From the Cross.
LETTER OF MR. Mc.COY
The letter from which extracts are given below, was addressed to Mr. J. R. John, of Troy, Miami County, Ohio. It contains some facts which we presume will be new and interesting to our readers. Mr. French, if we mistake not, was from Miami county.- The letter having been forwarded to our disposal, we publish the following extracts. It is dated.
SHAWANEE (sic) JACKSON
CO. MO. DEC, 1832
My Dear Friends;_ Your favor by Daniel French was received by my family in my absence to Arkansas.- We were all happy to hear from you.***
I am located about a mile within the State of Missouri. How I know long this will be my place of residence not.
You are aware, that, in the last five years, I have roamed over a good deal of country. My business has extended from Boston and Washington to the western limits of our Indian Territory. I have encountered much hardship, but the Lord has been my helper.
It has been the pleasure of my heavenly Father, to afflict us in regard to our children. Seven have been taken away, and the last four--all sons-- were taken in less than two years' time. Still the Lord is kind as well as just. Josephus and Rice both gave evidence of the conversion of their souls. The other two sons were small.
My family are now all about home, and in health, and, in all respects except religion my living children are a great comfort to us.
The work of colonizing our Indians is still going forward, though slowly. In the course of five years, I have performed a good deal of exploring, surveying, mapping, reporting, writing, 'c. At this time the government is about forming a code of laws for the government for the Indian Territory.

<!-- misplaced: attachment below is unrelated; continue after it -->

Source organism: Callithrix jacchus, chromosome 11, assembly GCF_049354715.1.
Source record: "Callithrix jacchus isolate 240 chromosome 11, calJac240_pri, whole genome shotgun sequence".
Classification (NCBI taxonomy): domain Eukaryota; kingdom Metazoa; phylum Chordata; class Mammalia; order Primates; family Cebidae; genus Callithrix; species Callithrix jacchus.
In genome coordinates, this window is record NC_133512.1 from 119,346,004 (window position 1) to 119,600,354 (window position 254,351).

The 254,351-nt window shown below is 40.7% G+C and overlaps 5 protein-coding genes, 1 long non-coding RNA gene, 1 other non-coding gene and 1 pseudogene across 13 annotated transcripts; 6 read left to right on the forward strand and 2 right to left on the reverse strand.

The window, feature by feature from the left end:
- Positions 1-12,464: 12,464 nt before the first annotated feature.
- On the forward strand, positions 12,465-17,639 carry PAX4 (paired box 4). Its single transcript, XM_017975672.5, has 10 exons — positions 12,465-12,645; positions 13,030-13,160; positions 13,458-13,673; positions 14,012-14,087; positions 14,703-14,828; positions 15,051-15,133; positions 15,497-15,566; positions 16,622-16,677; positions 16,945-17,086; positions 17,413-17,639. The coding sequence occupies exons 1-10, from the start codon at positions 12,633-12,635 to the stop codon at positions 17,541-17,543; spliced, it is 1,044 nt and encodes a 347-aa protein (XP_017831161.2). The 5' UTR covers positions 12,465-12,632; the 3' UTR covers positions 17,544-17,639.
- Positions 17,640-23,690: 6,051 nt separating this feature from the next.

Mr. French is associated with a Mr. Evans at a mission of which Mr. Lykias has the superintendence, among the Shawanees(sic), about five miles from where I write. We have great hope that he will be extensively useful. We meet there now in the capacity of a church. Our mission among the Shawanees is but just going into operation. I think the prospect of good being done is encouraging. I have been twice to Arkansas since the beginning of fall. I assisted in constituting a church there among the Creeks. We have now a Mr. Lewis, late of New York, and a Mr. Davis, a Creek Indian, preaching among the Creeks. While I was in that country, on one Sunday, two Indians were baptized; a month afterwards thirty-seven were baptized, and on the monthly meeting, Sunday, ten more were baptized; a majority of them were negroes,-slaves to the Indians; the residue were Indians, excepting one white woman. A Sunday School has been instituted among the Creeks.
Among the Cherokees of Arkansas, a brother O'Bryant resides with a little church which emigrated to that country with him last spring. A brother Wilson of Philadelphia is now here, and will proceed in a few days to the Choctaws of Arkansas and Red River. I have also received a letter from a brother Burch, a Choctaw Baptist minister, and hope we shall soon be able to place him with Wilson among his people. Burch has baptized 23 among the Choctaws east of Mississippi.
In this upper part of the Territory, we have a knowledge of six openings for mission stations that we hardly know from which the call for help is most pressing. More than a dozen missionaries would be set to work at once under auspices circumstances.- Do try to find some, and send them without delay.
Most affectionately your brother,
and obedient servant.